Beans alone can make the big difference in the global warming crisis. Recently, a team of scientists from Oregon State University, Bard College, and Loma Linda University calculated just what would happen if every American made one dietary change: substituting beans for beef. They found that if everyone were willing and able to do that America could still come close to meeting its 2020 greenhouse-gas emission goals. Read more
Vegan options are showing up in a wide variety of places these days, from prisons to hospitals to public schools. Now a new initiative by the Vegan Society and Humane Society International seeks to make sure airlines have vegan meals available in commercial airliners.
While air travel is blamed for significant greenhouse gas emissions, meat is actually much worse. It’s also a culprit in other environmental problems. “A vegan diet is probably the single biggest way to reduce your impact on planet Earth, not just greenhouse gases, but global acidification, eutrophication, land use and water use,” said Joseph Poore, at Oxford University, England. “It is far bigger than cutting down on your flights or buying an electric car.”
Airlines serve an estimated one billion inflight meals every year, so actively encouraging passengers to choose plant-based options could help reduce the industry’s carbon emissions, while at the same addressing a number of other environmental problems caused by meat and other animal-derived foods.
If you fly long distance, be sure to order a vegan meal when you book your flight. While you’re waiting for your flight at Seatac airport, why not check out the new restaurant “Floret” by Café Flora? The sister restaurant of our much beloved vegetarian restaurant Café Flora offers both sit down and grab-and-go food.
Following a plant-based diet can be the “single biggest way” to reduce your environmental impact on earth, a new study suggests. Researchers at the University of Oxford found that cutting meat and dairy products from your diet could reduce an individual’s carbon footprint by up to 73%. Meanwhile, if everyone stopped eating these foods, they found that global farmland use could be reduced by 75%, an area equivalent to the size of the US, China, Australia and Europe combined. Not only would this result in a significant drop in greenhouse gas emissions, it would also free up wild land lost to agriculture, one of the primary causes of mass wildlife extinction.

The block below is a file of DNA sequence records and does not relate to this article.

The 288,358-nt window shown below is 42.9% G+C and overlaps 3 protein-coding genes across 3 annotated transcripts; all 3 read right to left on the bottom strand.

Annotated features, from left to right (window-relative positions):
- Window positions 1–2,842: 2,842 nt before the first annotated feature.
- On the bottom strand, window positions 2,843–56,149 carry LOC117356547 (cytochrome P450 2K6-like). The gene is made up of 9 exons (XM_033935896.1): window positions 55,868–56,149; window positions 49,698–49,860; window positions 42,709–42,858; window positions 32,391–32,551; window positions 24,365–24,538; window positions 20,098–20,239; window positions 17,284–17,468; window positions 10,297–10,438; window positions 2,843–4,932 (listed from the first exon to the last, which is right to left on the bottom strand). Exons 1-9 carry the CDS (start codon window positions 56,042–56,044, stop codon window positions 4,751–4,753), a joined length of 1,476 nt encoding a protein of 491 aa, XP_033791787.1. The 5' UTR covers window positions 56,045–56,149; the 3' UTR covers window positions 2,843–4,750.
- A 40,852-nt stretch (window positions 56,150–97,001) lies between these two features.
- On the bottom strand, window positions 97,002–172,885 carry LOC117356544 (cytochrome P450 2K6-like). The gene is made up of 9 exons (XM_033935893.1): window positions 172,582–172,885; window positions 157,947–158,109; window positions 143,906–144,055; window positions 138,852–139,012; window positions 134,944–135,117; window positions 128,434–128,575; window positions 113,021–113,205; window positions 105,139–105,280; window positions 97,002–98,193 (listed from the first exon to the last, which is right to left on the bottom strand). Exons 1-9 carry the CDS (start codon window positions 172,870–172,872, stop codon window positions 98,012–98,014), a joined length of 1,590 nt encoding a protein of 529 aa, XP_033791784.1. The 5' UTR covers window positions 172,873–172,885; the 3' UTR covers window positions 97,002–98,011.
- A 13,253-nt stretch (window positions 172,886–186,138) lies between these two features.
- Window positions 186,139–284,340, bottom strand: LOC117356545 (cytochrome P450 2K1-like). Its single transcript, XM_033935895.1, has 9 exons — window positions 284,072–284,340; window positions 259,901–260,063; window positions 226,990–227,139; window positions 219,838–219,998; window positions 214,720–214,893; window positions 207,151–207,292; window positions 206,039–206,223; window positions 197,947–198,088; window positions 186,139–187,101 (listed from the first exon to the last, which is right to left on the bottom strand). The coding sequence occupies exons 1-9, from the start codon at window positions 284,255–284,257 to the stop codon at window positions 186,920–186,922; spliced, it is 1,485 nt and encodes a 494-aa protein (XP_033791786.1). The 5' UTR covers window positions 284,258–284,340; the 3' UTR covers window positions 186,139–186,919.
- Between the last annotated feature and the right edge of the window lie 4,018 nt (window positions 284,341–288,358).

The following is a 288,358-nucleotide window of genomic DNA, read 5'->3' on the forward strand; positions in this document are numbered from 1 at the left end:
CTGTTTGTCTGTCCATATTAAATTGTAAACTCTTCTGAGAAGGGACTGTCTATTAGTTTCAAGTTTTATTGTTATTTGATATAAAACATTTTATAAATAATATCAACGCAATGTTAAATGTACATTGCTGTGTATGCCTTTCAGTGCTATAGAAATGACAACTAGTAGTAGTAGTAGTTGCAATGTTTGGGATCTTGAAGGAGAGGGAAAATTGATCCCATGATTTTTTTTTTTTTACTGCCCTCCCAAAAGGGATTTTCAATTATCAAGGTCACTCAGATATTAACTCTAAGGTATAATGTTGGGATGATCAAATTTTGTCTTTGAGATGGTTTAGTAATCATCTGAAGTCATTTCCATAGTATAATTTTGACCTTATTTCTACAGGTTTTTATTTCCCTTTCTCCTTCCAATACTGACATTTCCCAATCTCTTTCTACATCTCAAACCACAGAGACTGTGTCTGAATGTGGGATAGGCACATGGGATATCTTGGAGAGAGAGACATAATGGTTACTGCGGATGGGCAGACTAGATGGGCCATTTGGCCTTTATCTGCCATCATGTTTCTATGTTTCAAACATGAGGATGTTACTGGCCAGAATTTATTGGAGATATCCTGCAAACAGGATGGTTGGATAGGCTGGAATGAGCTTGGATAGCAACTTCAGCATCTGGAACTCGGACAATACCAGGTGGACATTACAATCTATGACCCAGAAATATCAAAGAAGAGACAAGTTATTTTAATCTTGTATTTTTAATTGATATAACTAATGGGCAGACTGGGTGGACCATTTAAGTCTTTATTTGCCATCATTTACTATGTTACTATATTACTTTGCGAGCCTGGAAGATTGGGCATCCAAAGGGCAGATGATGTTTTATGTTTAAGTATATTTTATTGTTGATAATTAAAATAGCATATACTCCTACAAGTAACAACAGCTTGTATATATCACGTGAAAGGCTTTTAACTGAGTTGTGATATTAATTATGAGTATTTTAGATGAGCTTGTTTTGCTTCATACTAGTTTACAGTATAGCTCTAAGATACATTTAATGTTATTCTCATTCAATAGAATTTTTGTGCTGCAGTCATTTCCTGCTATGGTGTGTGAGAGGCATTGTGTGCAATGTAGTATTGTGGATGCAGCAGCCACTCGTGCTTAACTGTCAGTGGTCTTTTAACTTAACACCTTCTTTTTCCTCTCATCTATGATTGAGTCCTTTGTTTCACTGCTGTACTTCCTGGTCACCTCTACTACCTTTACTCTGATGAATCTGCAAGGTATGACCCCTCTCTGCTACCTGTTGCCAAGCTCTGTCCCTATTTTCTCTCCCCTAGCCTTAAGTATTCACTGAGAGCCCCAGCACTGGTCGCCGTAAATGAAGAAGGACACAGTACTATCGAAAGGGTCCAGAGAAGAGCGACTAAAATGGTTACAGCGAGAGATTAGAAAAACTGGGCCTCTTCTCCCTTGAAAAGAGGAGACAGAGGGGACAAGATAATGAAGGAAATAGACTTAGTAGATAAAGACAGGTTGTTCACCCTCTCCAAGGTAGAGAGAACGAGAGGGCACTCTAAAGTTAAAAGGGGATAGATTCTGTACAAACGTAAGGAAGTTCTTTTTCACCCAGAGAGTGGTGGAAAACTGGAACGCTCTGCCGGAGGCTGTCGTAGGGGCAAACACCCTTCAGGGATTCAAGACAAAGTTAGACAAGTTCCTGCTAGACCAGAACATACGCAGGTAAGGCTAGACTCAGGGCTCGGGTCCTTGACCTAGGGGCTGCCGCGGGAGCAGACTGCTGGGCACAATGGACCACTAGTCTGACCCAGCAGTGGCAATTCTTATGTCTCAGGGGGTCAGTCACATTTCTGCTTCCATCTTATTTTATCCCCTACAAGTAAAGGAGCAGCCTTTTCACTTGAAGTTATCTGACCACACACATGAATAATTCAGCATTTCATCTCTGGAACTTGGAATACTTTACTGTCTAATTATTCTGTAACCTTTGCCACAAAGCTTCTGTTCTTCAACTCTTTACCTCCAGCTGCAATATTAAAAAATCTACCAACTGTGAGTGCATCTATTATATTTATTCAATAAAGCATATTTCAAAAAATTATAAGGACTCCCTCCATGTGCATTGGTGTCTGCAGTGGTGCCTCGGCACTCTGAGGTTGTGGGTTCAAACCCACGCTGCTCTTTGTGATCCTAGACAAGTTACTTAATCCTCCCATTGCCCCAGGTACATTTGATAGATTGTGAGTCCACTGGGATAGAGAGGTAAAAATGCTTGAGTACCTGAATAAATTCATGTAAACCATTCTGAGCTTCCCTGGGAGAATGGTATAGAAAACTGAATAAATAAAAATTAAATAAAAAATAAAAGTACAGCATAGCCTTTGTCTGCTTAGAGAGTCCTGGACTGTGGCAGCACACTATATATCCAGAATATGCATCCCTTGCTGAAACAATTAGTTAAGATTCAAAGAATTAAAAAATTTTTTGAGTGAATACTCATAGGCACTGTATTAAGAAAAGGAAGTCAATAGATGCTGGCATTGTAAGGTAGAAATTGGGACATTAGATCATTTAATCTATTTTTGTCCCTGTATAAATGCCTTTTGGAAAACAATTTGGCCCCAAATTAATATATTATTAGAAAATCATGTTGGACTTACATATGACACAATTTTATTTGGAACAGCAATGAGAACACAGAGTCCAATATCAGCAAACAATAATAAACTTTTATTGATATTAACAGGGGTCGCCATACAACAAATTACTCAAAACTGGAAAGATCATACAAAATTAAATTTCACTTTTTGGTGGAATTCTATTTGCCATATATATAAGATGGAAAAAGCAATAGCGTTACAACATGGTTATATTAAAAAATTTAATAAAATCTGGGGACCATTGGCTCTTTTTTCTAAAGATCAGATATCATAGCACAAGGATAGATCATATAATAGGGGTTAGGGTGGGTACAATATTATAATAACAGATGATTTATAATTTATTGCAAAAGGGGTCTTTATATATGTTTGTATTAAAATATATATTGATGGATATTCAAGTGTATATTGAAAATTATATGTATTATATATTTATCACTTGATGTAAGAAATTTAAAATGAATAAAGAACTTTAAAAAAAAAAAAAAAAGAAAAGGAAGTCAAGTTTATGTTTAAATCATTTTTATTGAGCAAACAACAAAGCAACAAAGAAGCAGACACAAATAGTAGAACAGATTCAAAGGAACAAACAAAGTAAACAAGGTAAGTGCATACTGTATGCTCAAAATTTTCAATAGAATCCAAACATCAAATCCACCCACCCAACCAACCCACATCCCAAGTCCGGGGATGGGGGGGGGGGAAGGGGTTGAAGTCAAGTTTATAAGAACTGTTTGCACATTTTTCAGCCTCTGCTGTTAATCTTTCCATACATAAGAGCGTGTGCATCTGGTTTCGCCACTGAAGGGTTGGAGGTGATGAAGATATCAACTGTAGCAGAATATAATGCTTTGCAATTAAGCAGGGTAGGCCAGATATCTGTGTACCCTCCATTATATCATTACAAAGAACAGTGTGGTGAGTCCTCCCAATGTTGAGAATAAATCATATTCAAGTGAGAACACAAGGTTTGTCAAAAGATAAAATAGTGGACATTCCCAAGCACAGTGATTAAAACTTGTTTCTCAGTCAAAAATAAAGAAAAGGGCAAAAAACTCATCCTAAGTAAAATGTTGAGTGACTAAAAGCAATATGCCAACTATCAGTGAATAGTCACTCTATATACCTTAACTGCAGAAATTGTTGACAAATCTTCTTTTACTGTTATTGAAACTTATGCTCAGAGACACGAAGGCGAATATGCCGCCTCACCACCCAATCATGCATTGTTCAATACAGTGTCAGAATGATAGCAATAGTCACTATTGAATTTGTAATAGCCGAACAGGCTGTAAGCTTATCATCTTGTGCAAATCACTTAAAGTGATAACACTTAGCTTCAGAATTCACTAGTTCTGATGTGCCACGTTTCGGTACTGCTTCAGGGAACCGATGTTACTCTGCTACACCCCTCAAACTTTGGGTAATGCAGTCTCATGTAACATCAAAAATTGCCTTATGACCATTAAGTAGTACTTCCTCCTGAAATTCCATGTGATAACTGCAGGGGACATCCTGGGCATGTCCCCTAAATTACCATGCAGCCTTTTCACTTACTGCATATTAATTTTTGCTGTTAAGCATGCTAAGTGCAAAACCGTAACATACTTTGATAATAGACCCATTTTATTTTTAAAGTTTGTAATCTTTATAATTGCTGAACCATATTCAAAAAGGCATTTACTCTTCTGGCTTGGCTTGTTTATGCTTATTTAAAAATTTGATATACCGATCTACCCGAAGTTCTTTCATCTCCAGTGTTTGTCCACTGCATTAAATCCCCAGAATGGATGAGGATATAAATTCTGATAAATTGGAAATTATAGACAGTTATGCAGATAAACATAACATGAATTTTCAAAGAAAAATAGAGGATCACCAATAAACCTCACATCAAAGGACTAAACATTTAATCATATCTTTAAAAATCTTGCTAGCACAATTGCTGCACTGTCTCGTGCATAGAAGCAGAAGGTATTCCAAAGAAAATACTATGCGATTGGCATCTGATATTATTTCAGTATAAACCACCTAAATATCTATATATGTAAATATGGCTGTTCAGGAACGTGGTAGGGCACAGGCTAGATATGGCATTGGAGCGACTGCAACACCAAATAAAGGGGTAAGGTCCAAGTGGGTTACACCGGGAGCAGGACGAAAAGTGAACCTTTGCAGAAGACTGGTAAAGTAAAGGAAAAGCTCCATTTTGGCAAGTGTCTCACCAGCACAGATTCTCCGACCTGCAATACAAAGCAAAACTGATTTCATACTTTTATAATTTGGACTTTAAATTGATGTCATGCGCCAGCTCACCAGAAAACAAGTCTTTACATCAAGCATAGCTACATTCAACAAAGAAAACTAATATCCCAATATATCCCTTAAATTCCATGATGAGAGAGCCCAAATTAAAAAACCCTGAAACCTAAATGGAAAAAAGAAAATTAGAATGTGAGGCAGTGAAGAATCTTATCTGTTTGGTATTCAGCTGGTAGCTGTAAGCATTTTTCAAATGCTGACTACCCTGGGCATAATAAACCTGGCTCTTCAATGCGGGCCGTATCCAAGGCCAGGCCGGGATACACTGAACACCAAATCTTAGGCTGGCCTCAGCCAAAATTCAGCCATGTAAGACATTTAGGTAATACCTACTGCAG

According to the authors, “A vegan diet is probably the single biggest way to reduce your impact on planet Earth, not just greenhouse gases, but global acidification, eutrophication, land use and water use.” They also noted that it has a far bigger impact than cutting down on your flights or buying an electric car, which would only reduce greenhouse gas emissions.
The new study, published in the journal Science, is one of the most comprehensive analyses to date into the detrimental effects farming can have on the environment and included data on nearly 40,000 farms in 119 countries.
So if you consider yourself an environmentalist, but you still eat animal products, think again! Avoiding the consumption of animal products delivers far better environmental benefits than trying to purchase sustainable meat and dairy.
While world leaders gather in Marrakesh, Morocco, for the next major United Nations Climate Change Summit meeting, the UN World Meteorological Organization has announced global carbon dioxide levels have passed a symbolic threshold. Global average carbon dioxide levels are above 400 parts per million (ppm) for the first time in 3 million years.
Unfortunately, the grand strategic narratives around the Morocco conference will barely touch on one crucial aspect – meat and the massive greenhouse gas emissions that come from producing the livestock needed for it. Read more
A recent Oxford University study highlights the human, environmental and economic cost the world faces if we don’t go veg. On the health side, the report shows that millions of lives will be lost due to meat, dairy and egg-related diseases. From an environmental perspective, eighty percent of agricultural greenhouse emissions come from livestock. While the economic cost is already high, Oxford University estimates that by 2050, raising and consuming meat will cost the world as much as $13 trillion per year in increased medical costs and environmental damage. They say the most effective diet to stem this rising tide of pollution and illness is the plant-based or vegan diet. Read more